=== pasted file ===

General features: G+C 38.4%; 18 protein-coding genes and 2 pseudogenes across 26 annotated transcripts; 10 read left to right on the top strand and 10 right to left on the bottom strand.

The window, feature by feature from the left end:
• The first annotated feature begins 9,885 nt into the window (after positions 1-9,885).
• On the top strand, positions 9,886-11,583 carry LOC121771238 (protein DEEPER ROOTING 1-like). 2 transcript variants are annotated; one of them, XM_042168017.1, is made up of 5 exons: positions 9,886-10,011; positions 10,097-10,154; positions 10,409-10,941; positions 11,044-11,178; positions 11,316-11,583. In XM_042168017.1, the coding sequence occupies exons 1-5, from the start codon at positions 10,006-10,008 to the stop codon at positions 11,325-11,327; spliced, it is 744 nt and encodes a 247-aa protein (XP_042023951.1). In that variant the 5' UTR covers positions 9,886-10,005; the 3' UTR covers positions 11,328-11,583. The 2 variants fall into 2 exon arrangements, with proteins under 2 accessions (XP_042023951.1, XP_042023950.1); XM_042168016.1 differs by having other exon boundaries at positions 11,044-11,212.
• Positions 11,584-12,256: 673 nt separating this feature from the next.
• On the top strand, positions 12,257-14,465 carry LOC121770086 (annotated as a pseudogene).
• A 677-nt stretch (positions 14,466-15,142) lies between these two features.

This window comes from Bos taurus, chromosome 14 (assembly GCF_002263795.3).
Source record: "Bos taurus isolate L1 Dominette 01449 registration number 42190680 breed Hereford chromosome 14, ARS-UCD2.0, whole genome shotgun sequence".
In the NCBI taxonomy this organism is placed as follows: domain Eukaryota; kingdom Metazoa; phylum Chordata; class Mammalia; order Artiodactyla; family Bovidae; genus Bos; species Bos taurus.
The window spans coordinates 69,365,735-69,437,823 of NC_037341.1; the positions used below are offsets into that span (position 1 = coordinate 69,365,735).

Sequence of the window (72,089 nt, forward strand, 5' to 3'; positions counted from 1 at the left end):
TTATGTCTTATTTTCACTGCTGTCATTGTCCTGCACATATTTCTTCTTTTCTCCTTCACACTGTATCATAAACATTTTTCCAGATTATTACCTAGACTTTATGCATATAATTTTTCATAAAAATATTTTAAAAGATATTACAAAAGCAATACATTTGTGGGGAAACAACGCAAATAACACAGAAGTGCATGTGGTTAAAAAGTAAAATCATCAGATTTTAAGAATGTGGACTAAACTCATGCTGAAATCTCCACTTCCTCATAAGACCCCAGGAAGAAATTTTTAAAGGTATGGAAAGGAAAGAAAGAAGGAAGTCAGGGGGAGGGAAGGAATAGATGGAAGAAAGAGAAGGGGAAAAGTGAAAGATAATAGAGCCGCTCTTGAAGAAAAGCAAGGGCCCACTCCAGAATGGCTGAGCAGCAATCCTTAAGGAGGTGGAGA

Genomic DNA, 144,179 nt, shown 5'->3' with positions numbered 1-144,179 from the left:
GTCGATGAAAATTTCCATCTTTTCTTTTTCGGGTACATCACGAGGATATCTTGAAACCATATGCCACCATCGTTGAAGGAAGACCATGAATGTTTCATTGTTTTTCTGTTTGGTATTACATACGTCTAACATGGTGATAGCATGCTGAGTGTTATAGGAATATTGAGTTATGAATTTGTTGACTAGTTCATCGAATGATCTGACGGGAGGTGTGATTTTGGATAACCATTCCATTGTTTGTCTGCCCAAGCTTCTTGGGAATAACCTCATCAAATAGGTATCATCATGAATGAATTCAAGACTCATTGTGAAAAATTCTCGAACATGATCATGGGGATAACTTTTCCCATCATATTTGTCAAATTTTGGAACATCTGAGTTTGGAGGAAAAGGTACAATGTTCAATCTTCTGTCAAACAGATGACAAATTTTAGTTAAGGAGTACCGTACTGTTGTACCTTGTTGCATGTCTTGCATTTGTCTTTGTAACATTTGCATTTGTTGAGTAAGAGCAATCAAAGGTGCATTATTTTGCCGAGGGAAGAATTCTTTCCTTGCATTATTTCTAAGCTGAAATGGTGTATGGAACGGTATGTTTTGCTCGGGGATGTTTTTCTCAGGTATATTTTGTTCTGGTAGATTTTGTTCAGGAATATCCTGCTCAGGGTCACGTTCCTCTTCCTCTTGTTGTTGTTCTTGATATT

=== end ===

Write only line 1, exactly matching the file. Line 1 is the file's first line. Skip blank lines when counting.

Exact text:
General features: G+C 38.4%; 18 protein-coding genes and 2 pseudogenes across 26 annotated transcripts; 10 read left to right on the top strand and 10 right to left on the bottom strand.